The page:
In the icy depths of the Norwegian archipelago of Svalbard resides some of the most unique creatures in the animal kingdom. With its distinctive tusks and solid body, the mighty walrus is a stalwart of the Arctic, and here we’re looking into some of its fascinating features.

Introducing the walrus

The walrus, or odobenus rosmarus is one of the world’s largest pinnipeds – seal-like creatures with a streamlined body and four, flippered feet. Their body is covered by leathery skin with short fur, beneath which is the blubber that allows them to survive in the icy waters of the Arctic.

Walruses can grow up to 3.5 metres long, weighing in at as much as 1.5 tonnes – almost the same as a small car!

They have no external ears, and sport whiskers by their tusk, which are actually oversize canine teeth. Measuring almost up to a metre long, these tusks grow throughout a walrus’ life, which can last up to 40 years in the wild.

Another fascinating walrus trait is the ability to slow their own heartbeat, enabling them to live in frigid Arctic conditions.


Although walrus colonies are spread out between the Atlantic and Pacific Oceans, they are largely found in northern Atlantic regions and particularly around Svalbard and Greenland – meaning you’ll have a good chance of seeing some on an expedition with Aurora.

Walruses are classified as semiaquatic animals, spending most of their lives in the sea, but they can also haul themselves onto ice pans or onto land using their strong tusks. Their scientific name, odobenus rosmarus, actually translates to ‘tooth-walking seahorse’.

These social creatures are usually found lazing about in groups, and even swimming together, however, outside of breeding season male and females tend to stick to their own respective groups. If you spot a solitary walrus, it’s likely to be lone male.

Male walruses, also known as bulls, often watch over a harem of female walruses, called cows. If another male challenger approaches, the bull will defend his harem using his impressive tusks, bellowing and roaring.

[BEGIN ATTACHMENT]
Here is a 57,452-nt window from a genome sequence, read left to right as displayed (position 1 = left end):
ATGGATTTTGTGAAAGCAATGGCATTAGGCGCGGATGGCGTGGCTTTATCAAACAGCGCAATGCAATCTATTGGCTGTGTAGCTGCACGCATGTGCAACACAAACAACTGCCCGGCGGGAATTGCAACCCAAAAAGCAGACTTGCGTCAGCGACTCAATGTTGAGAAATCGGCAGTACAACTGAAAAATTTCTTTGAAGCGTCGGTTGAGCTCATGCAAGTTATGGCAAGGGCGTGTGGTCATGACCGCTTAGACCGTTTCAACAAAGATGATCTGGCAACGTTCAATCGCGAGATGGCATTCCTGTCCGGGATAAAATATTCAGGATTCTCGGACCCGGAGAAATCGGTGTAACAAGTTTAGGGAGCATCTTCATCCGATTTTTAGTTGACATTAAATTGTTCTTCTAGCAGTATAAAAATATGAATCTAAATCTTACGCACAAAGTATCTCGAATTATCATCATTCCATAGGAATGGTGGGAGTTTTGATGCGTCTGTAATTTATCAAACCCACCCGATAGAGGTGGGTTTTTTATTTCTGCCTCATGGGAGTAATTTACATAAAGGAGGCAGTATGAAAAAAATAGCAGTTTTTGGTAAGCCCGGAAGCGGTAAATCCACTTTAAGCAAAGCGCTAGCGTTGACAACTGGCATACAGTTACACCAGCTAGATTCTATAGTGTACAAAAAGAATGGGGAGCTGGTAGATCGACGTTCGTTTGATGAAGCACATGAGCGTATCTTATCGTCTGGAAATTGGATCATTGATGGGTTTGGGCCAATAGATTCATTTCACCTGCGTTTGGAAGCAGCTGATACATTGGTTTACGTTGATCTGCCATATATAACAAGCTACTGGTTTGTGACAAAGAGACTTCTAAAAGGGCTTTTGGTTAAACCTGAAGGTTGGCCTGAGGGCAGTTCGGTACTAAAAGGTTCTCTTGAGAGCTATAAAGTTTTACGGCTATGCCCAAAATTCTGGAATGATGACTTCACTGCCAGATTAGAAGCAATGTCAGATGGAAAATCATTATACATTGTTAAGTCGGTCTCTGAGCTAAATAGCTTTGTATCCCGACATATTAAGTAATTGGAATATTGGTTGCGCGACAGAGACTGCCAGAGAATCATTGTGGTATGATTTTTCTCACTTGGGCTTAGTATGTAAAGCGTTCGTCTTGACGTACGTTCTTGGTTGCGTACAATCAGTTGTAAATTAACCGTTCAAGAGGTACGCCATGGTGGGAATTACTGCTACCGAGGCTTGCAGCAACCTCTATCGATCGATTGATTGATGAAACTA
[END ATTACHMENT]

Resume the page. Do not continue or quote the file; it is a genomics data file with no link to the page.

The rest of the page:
Huddle of walruses in the Svalbard archipelago in the High Arctic

Feeding and mating habits

The walrus’ diet consists mainly of bivalve molluscs, which includes various types of clams and mussels. However, larger male walruses are also known to eat other mammals such as seals and bird life.

Walruses mate in the Arctic winter, with pups being born around May. The walrus pups are mature enough to go diving after five months, but they will continue to drink their mother’s milk for up to three years. Once a calf walrus has been gradually weaned off their mother’s milk, they will join the larger groups of either male or females.

Waddling a fine line for survival

These wonderful creatures were once the primary target for hunters in Svalbard, who looked to profit from walrus hide, ivory and meat. After almost being hunted to extinction in the archipelago, walruses became a protected species in Norway in 1952.

The population is now slowly beginning to recover, with between 2,000-2,500 walruses believed to inhabit Svalbard.

I am the walrus

As with any wildlife encounters on your Arctic expeditions, always view wildlife with caution, Walrus are easily spooked, and you should always maintain a safe distance of at least 30 metres away.

Always listen to the direction of your tour leader, as they will know how to safely explore without disturbing the local walrus population.

You can have the opportunity to encounter these incredible beasts for yourself on a tour of the Arctic with AE Expeditions. To find out more about our voyages to Svalbard, Greenland and beyond view our brochures online, or get in touch with our friendly team.


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